Of all the frivolities of modern culture, one of the most intriguing is the debate about what the correct position should be of toilet paper rolls. In surveys noted on Wikipedia, the "over" advocates always win out over the "under" faction, but the difference is not usually very great. More interesting, perhaps, are the reasons that people give for their preferences.
When I was growing up, our family invariably loaded the toilet roll over. When we visited other people's houses, I often noticed that the rolls were mounted under, and I was puzzled as to why this would be. I think my parents believed that people who mounted it under were being pretentious, as if under were a sense of exaggerated appropriateness--perhaps what we would today call political correctness. People who did under were more inhibited, perhaps more embarrassed by normal bodily function, who liked to conceal such things as much as possible. Going "under" meant a kind of subtly more faux polite attitude towards elimination, and a moral unctuousness that was almost religious in its aspect. Since, in our family, priggishness was frowned on, we tended to regard such behavior with private amusement.
On the one hand, any earnest preference for one over the other might seem silly, since the actual effect of the difference is inconsequential. The social meaning of such distinctions is the subject of study by sociologists and psychologists, who measure the significance of such choices as clues or symptoms of behavior, towards a higher understanding of culture generally. But the process has its amusing side.
Since bathroom behavior (and bathroom facilities) aren't something people normally talk about, the isolate opinions that people formulate on an individual level may tend to be eccentric or odd. Training and habit play a part, but it's when people speculate about the coded justifications for preference, that they may reveal things about themselves that they were hardly aware of.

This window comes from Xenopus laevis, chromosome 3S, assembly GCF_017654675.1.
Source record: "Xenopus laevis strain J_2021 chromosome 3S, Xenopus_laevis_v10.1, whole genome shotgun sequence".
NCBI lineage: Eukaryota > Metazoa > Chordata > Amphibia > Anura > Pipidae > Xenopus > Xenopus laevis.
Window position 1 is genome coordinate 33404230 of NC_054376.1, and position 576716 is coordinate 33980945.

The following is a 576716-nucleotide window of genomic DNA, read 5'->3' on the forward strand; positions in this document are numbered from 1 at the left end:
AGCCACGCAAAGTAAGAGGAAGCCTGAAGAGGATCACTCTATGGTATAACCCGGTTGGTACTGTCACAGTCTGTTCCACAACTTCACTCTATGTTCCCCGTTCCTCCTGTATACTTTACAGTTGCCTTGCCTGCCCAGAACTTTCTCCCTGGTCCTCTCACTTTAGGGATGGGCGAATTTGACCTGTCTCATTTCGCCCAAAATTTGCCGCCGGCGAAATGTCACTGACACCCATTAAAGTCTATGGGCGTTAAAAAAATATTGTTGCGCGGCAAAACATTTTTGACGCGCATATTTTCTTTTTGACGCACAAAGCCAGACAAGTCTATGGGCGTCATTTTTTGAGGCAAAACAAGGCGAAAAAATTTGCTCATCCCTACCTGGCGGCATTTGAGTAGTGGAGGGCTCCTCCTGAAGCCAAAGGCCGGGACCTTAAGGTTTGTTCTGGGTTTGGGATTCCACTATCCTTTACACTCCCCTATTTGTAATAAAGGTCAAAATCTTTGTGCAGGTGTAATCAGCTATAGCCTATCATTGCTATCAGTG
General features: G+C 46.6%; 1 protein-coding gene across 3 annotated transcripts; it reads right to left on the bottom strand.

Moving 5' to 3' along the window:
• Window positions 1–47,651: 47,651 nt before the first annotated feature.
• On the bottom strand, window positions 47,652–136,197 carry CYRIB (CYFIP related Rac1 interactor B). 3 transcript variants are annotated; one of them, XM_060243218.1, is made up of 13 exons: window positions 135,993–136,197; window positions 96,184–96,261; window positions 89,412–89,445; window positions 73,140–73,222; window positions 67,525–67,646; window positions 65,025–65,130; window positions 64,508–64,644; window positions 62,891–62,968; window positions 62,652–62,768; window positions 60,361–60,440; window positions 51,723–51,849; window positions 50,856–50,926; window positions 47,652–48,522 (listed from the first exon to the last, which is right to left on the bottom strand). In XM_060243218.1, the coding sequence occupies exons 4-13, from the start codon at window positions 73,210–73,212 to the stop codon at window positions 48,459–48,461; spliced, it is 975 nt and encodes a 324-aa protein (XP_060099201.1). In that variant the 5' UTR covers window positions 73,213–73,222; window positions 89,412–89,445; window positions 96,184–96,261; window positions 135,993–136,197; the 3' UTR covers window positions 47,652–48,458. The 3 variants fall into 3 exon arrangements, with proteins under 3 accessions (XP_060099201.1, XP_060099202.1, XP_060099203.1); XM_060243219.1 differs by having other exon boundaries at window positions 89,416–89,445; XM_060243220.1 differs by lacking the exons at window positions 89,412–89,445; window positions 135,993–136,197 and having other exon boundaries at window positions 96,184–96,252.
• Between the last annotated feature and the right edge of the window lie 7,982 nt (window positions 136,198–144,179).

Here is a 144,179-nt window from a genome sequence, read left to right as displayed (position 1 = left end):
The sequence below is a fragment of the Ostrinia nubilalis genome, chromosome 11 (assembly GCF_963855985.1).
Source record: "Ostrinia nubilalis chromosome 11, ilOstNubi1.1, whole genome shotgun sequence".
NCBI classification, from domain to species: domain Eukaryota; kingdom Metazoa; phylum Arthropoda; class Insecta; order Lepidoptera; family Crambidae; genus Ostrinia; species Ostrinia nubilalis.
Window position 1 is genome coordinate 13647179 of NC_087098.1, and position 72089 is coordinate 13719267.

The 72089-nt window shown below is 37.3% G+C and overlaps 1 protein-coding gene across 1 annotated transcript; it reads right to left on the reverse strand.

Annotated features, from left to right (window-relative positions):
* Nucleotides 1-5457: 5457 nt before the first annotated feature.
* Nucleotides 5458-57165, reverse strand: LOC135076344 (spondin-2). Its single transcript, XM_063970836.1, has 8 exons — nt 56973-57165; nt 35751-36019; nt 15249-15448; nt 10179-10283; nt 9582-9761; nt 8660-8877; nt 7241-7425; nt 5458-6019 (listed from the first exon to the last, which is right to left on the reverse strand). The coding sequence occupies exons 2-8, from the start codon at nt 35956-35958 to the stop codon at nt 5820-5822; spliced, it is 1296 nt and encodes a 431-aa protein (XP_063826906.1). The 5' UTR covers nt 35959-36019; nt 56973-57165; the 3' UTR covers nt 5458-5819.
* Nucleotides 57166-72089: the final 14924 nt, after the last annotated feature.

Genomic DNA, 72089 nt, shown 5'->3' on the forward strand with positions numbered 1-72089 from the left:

Of greater interest to me personally, has been the evolving technology of public facility appliances, the structure of bathrooms, of toilets, sinks, soap dispensers, and hand-drying devices. I seldom used such facilities when young, except in school restrooms. (Not many people rest in bathrooms, which is why calling them restrooms is evasive, something our puritanical ethos seems to demand.)
The new brands of toilet paper dispensers seem to be designed to reduce the cost of paper usage, as well as the frequency of servicing them. The new ones I've seen are variations on the example shown below. They carry very big rolls, but prevent the user from accessing them except from a thin slit in the bottom. Some have two rolls, one on each side. What they all seem to have in common is that the paper is much narrower than traditional paper rolls, and it's not easy to pull enough out to accomplish the task. I've had fantasies of "institutional" toilet paper getting stingier and stingier, until it's about an inch wide. That would make using it nearly impossible, which would seem to be the ultimate end of these new design trends. Also, of course, the paper is thinner than ever, and even a bit rough. This makes it difficult to break evenly; and it tends to twist; and it can't be folded easily. All of which seems, as I say, very intentional. They don't want you to feel comfortable using it--that's the point. "Don't use the toilet paper!"
I remember reading an account once about W.H. Auden, who lived a life of noble poverty, telling a visitor once (seriously), who was heading for the bathroom in his apartment, "only one section of tissue allowed!"
Soft paper products are one of the marks of a civilization. We're blessed to have Kleenex and soft toilet tissue to use. In Russia and China and South America and Africa, such things are true luxuries. Perhaps it's true, as a poet I once met at Iowa told me, peeing outdoors is "healthy" (healthier than urinating inside, into a toilet). In many parts of the world, the "conveniences" are much less up to date than one might expect. When we lived in Japan, we experienced that culture's notion of dumping into an oval opening in the floor--something which, if you haven't tried it before, can present a real challenge. I've never used a bidet, but I can see how it might be a mark of higher hygiene, particularly in a society where regular bathing isn't a frequent routine.
Over or under, we're privileged to have toilet tissue at all, and we should be grateful for it, no matter how it's dispensed. For myself, I prefer a free-standing roll, which I can dispense in any way I choose. And I also prefer to use the "disabled" toilets in public, since they provide enough room to remove your coat, without dropping your sunglasses or wallet into the bowl, and the inward opening door doesn't force you back against the flushing appliance when you're trying to exit.